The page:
MTB legend and Lapierre R&D team member, Nico Vouilloz was integral to the Spicy’s development. He said: ”We knew from the start that we wanted to increase the travel but keep it efficient when pedalling. To do this we kept the OST+ suspension system, but played around with different settings. We adjusted the pivot point position for a better suspension curve. We also adjusted the geometry and the longer reach and shorter seat tube really improve the handling. This new version is a real enduro machine that’s perfected to win races.”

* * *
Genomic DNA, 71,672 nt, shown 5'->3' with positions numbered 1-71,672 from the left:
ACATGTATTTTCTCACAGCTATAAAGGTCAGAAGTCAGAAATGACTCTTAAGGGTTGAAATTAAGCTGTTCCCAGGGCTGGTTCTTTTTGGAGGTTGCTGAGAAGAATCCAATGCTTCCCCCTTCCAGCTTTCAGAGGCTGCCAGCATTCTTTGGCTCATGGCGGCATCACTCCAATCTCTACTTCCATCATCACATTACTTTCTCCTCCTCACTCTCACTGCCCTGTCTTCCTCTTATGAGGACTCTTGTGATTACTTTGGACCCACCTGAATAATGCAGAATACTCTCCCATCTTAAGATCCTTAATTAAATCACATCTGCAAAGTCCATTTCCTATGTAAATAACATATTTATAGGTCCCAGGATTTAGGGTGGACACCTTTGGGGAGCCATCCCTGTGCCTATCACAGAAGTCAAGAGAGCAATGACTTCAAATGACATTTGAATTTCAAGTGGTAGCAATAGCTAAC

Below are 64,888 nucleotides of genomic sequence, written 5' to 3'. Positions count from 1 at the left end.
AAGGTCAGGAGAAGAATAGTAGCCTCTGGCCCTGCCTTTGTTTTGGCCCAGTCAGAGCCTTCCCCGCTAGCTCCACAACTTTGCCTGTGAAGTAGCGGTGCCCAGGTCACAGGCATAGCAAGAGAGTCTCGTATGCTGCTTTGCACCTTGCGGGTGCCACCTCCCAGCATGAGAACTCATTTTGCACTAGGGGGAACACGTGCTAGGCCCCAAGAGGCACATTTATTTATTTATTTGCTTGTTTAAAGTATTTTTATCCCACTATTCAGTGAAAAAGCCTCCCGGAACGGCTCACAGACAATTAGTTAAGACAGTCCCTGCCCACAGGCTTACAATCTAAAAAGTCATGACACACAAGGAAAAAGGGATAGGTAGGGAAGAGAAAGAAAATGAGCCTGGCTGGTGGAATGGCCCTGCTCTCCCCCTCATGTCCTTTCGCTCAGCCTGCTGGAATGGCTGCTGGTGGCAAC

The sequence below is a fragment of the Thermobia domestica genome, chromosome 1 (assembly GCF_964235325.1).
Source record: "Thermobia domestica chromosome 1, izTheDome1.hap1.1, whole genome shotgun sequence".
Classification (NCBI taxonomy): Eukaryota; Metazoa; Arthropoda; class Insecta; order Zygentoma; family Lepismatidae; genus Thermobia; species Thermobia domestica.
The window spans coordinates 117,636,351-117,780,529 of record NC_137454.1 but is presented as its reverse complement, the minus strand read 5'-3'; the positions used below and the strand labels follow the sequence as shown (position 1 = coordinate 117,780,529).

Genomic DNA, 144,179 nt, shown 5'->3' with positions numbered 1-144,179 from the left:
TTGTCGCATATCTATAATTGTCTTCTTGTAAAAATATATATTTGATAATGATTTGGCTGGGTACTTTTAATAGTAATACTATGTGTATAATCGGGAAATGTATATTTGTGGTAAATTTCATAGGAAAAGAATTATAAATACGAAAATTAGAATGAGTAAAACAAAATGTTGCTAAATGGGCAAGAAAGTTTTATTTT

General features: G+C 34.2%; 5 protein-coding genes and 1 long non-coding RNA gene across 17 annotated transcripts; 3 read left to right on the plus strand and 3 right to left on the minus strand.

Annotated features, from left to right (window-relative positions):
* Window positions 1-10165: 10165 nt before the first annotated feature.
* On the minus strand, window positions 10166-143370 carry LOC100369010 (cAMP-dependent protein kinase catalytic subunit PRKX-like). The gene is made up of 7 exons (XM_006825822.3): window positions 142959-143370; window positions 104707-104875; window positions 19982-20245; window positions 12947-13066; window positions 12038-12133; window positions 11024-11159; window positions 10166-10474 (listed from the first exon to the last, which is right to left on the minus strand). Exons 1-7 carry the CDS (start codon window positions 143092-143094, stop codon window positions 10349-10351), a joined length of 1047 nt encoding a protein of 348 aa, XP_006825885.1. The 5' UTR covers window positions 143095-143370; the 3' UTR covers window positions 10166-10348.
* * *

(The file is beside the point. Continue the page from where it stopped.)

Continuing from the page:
2016 Spicy Details
• OST+ suspension system, revised pivot placements for an improved suspension curve
• Longer travel: 165mm rear travel and 160mm front
• Adapted geometry: slack, long and low. A longer reach and shorter seat tube. Shorter and wider cockpit, and slackened head angle.
• Longer Reach: S+18mm, M+16mm, L+20mm, XL +18mm
• Shorter ST: S and M -10mm, L and XL -20mm
• Cockpit: 45mm stem and 780mm bars
• Oversized pivot axles: increased stiffness, better reliability and easy maintenance
• Tyre clearance improved by 10mm.
• e:i Shock Auto compatible
• Hydration: more space has been added for a larger bottle